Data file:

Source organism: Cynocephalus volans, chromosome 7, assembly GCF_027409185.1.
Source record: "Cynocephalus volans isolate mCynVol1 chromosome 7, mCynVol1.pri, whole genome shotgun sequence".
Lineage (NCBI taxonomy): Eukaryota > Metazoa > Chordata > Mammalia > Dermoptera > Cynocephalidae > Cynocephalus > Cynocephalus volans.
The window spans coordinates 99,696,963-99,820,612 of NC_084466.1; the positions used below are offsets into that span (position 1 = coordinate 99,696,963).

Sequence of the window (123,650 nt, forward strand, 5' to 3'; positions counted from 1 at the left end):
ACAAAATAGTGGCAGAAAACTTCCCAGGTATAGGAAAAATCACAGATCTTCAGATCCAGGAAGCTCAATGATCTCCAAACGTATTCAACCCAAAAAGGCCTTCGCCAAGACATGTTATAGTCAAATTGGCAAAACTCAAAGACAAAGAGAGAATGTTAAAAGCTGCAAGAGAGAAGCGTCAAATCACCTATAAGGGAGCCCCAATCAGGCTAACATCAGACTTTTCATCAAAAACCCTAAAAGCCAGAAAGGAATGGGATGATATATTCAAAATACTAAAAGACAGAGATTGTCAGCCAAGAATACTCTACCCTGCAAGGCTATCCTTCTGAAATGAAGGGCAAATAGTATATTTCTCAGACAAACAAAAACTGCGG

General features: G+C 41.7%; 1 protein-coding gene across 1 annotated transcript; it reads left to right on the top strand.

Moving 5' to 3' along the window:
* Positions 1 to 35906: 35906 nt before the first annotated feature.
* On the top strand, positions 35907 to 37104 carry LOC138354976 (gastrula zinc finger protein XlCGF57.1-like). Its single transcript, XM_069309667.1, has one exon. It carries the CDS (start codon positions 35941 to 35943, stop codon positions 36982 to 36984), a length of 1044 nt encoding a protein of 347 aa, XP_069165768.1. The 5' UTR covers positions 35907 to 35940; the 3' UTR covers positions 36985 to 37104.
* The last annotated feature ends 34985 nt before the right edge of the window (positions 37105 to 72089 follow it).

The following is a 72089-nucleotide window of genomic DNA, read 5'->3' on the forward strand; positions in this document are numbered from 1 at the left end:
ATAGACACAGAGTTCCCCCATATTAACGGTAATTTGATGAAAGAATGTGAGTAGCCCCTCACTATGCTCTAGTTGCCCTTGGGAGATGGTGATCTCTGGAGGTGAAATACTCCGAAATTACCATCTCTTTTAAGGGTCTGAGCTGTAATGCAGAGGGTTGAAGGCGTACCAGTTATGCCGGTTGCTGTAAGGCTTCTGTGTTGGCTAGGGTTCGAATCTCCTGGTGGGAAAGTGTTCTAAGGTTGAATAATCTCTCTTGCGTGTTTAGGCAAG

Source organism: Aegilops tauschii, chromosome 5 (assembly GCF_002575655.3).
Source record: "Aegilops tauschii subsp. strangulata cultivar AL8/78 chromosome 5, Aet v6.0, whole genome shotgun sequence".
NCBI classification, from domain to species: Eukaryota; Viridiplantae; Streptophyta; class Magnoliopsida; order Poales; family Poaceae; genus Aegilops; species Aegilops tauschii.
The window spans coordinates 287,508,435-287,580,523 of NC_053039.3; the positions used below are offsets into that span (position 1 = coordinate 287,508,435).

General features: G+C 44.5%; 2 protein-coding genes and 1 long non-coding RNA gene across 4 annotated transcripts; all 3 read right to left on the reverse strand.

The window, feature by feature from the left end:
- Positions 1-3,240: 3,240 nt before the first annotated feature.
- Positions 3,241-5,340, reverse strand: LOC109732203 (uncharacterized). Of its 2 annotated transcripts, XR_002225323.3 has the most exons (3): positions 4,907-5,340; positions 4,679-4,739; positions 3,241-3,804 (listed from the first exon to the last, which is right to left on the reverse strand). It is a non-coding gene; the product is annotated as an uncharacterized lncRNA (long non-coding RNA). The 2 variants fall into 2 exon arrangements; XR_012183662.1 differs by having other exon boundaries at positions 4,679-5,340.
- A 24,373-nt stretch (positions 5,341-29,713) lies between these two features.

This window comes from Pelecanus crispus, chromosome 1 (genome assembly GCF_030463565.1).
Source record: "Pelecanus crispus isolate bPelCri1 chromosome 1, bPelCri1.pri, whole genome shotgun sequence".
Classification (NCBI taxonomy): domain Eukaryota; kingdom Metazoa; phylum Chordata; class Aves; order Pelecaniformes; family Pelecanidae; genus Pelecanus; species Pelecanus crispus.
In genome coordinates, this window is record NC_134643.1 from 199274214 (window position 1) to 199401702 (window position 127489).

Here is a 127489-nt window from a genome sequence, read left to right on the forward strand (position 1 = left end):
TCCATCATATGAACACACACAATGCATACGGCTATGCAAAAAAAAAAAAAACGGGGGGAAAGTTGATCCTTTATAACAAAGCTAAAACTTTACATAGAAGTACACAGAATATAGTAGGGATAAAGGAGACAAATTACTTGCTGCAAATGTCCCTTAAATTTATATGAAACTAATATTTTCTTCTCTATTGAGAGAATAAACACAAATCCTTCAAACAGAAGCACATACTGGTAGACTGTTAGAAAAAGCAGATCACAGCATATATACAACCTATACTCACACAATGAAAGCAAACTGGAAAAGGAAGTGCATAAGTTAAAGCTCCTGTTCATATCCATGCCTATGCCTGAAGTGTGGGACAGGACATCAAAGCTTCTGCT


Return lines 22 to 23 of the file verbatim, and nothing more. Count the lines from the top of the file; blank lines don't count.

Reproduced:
- A 24,373-nt stretch (positions 5,341-29,713) lies between these two features.

This window comes from Pelecanus crispus, chromosome 1 (genome assembly GCF_030463565.1).